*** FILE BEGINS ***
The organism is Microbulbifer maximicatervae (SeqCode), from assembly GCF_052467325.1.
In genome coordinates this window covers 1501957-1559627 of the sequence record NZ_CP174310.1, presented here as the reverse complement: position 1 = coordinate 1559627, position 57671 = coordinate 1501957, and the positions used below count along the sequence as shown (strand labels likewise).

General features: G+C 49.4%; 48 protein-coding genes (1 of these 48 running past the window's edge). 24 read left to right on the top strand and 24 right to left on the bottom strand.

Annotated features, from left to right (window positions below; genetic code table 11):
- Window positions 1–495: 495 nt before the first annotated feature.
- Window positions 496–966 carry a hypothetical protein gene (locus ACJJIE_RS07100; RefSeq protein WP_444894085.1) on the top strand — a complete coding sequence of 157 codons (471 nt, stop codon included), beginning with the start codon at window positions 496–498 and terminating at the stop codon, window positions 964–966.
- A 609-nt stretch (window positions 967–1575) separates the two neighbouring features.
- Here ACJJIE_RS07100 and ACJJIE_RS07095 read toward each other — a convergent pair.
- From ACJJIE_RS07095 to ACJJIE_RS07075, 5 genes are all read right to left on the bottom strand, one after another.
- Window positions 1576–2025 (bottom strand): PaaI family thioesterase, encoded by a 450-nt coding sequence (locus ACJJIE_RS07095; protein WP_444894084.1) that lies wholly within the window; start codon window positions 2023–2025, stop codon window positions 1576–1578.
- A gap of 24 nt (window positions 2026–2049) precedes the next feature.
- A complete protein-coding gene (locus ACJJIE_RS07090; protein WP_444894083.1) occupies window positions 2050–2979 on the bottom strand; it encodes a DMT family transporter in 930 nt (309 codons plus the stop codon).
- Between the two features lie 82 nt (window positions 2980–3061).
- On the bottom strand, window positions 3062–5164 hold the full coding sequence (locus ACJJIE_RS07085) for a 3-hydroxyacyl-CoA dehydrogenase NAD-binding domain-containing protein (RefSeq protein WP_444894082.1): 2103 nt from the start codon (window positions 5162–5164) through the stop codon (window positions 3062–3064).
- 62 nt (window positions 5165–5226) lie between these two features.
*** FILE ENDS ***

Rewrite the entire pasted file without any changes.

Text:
The organism is Microbulbifer maximicatervae (SeqCode), from assembly GCF_052467325.1.
In genome coordinates this window covers 1501957-1559627 of the sequence record NZ_CP174310.1, presented here as the reverse complement: position 1 = coordinate 1559627, position 57671 = coordinate 1501957, and the positions used below count along the sequence as shown (strand labels likewise).

General features: G+C 49.4%; 48 protein-coding genes (1 of these 48 running past the window's edge). 24 read left to right on the top strand and 24 right to left on the bottom strand.

Annotated features, from left to right (window positions below; genetic code table 11):
- Window positions 1–495: 495 nt before the first annotated feature.
- Window positions 496–966 carry a hypothetical protein gene (locus ACJJIE_RS07100; RefSeq protein WP_444894085.1) on the top strand — a complete coding sequence of 157 codons (471 nt, stop codon included), beginning with the start codon at window positions 496–498 and terminating at the stop codon, window positions 964–966.
- A 609-nt stretch (window positions 967–1575) separates the two neighbouring features.
- Here ACJJIE_RS07100 and ACJJIE_RS07095 read toward each other — a convergent pair.
- From ACJJIE_RS07095 to ACJJIE_RS07075, 5 genes are all read right to left on the bottom strand, one after another.
- Window positions 1576–2025 (bottom strand): PaaI family thioesterase, encoded by a 450-nt coding sequence (locus ACJJIE_RS07095; protein WP_444894084.1) that lies wholly within the window; start codon window positions 2023–2025, stop codon window positions 1576–1578.
- A gap of 24 nt (window positions 2026–2049) precedes the next feature.
- A complete protein-coding gene (locus ACJJIE_RS07090; protein WP_444894083.1) occupies window positions 2050–2979 on the bottom strand; it encodes a DMT family transporter in 930 nt (309 codons plus the stop codon).
- Between the two features lie 82 nt (window positions 2980–3061).
- On the bottom strand, window positions 3062–5164 hold the full coding sequence (locus ACJJIE_RS07085) for a 3-hydroxyacyl-CoA dehydrogenase NAD-binding domain-containing protein (RefSeq protein WP_444894082.1): 2103 nt from the start codon (window positions 5162–5164) through the stop codon (window positions 3062–3064).
- 62 nt (window positions 5165–5226) lie between these two features.